It’s that time of the year when I like to look back, take stock, to help energize and provide focus for the future. But before I do, I want to return to the theme I’ve been pressing for the last couple of months: We need to gain acceptance of the risks associated with providing electrical service being not solely a utility issue, but a societal issue.
I stated that as a starting point you need to have convincing data. The next step of course, is to put that data into simple-to-understand-and-communicate talking points that everyone in the utility organization can readily present whenever and wherever the opportunity presents itself. And I came across a perfect example in a dailycal.org article written by Melissa Wen. She was talking to Tamar Sarkissian of PG&E about tree-caused outages in the East Bay area due to a 45 mph wind storm. Sarkissian told her 13 percent of PG&E outages are caused by trees and more than 90 percent of those are due to healthy trees. That’s beautiful messaging. It’s only 13%. Do you want us to take away your healthy trees to improve on that?
Looking back over the year I would say the major theme was data. In some cases, better data, and if that requires some research funding then so be it. Isn’t the cost justified by the prominence VM has in the operating budget? In other cases, it was to recognize and leverage the wealth of data utilities already have.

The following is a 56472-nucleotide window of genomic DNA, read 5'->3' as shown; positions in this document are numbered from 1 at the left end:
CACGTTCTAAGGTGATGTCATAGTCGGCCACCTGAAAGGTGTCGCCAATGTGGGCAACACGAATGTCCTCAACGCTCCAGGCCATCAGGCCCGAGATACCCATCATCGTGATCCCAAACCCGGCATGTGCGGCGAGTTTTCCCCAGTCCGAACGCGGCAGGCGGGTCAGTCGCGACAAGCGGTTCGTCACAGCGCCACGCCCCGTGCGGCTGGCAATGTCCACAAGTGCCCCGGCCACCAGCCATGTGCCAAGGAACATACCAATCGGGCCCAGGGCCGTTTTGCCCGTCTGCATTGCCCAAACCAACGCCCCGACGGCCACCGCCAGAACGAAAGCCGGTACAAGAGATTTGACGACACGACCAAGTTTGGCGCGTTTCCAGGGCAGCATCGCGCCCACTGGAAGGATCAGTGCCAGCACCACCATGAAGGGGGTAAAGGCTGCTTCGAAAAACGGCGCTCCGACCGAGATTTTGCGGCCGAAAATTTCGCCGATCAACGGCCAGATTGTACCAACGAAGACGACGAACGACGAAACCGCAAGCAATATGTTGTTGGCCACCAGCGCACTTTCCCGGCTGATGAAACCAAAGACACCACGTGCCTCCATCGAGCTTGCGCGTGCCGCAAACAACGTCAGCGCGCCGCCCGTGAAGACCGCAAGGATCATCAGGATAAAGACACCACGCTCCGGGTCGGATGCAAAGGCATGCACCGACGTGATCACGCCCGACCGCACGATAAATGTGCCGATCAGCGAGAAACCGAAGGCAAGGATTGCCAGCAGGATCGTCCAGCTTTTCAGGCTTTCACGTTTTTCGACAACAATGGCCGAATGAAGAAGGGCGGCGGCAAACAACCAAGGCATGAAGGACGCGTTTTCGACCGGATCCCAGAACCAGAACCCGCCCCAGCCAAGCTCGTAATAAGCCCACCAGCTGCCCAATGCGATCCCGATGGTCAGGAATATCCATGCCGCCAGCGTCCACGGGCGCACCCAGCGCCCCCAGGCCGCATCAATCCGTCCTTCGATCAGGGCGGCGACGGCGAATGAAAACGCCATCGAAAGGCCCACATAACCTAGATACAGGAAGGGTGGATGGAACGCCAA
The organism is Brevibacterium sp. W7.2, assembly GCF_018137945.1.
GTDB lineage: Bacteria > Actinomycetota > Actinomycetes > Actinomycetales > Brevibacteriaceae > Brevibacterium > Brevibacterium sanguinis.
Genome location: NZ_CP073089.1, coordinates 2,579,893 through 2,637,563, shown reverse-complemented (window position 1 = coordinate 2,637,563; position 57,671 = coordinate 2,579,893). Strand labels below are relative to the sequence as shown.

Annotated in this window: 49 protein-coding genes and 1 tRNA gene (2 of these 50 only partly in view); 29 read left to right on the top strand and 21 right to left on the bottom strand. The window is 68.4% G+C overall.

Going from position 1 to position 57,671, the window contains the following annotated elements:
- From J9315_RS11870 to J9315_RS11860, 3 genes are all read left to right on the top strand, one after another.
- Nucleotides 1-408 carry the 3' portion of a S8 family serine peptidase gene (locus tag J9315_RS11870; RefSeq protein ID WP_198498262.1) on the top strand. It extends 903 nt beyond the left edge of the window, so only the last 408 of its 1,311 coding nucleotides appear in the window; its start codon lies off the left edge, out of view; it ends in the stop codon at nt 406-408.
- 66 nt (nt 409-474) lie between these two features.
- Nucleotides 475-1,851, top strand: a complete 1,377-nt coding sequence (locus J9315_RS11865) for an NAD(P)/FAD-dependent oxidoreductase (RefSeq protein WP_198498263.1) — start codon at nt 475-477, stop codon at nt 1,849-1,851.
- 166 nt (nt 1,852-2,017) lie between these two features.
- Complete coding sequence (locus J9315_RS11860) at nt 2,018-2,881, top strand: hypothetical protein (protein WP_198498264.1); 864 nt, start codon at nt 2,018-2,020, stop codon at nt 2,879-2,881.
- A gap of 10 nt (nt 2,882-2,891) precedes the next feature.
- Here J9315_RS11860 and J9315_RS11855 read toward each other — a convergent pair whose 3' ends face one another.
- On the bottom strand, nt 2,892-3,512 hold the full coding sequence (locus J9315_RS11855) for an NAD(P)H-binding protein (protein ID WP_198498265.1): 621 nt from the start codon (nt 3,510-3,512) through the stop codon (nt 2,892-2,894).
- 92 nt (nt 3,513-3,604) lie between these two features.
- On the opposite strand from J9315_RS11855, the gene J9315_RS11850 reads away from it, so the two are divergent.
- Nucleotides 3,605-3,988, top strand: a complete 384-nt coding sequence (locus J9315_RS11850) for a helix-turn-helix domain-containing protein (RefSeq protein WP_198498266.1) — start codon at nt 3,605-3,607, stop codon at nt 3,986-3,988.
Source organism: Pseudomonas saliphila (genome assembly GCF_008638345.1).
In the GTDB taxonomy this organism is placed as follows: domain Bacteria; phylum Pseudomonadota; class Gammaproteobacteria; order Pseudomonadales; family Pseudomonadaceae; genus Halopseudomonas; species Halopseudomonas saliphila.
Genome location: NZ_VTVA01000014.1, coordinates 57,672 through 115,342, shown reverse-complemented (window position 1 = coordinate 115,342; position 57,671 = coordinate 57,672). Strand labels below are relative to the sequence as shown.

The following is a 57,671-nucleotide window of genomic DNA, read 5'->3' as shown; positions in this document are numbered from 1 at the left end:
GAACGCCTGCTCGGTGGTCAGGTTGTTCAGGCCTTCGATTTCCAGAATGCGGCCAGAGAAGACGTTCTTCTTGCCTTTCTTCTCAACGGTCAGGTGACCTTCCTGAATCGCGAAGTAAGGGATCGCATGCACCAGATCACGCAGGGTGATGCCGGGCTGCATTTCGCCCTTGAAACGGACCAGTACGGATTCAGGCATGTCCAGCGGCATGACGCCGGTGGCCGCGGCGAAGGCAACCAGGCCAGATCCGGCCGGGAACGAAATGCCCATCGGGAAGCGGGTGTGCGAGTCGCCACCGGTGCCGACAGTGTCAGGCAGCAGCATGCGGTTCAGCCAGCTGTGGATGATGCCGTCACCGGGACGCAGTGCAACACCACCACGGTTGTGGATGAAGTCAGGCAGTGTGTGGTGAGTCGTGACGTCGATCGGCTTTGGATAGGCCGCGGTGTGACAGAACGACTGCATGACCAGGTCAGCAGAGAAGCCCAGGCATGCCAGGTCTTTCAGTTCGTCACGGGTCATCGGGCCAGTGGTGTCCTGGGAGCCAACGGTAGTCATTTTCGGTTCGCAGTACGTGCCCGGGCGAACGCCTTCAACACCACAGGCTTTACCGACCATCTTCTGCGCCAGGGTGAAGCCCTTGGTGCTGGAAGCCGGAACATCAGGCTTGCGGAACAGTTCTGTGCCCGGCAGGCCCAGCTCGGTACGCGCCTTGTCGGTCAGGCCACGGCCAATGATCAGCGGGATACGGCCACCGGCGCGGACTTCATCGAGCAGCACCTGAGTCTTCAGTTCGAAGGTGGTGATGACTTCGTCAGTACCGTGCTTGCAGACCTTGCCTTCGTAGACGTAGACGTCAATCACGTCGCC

In the series Why Asset Management Leads to More Tree-caused Interruptions I demonstrated exactly that. The utility tracked work performed and that data included the nature of the work, in this case pruning of crown or lateral growth, information on the type of trees pruned, and the clearance provided on completing the work. The utility also had tree regrowth studies categorized under crown or lateral regrowth and whether the tree species were deciduous or coniferous. There was no need for further, independent field work. I believe many utilities would have similar data on hand. It’s a matter of leveraging existing data and consequently, is not expensive nor a major undertaking. Since the term of the maintenance cycle is a major topic of discussion at utilities, the graphs that were produced in combining these data sources are a significant step toward a better understanding of the relationship between maintenance cycles and reliability. They show how the frequency distribution can be used to deduce the optimal maintenance cycle and the reliability implications while the cumulative graph illustrates why using increasing tree-related outage statistics as a primary driver for maintenance is ineffective from a reliability and risk management perspective, and is unnecessarily costly.
I hope you have found the editorials informative and stimulating. Should you have any VM issues you would like to see covered there is a comment box below the articles on the web page or alternately, you can contact me directly at firstname.lastname@example.org. Your feedback and suggestions for topics are always appreciated.
In the spirit of Christmas may you be renewed; to enter the New Year with optimism and hope.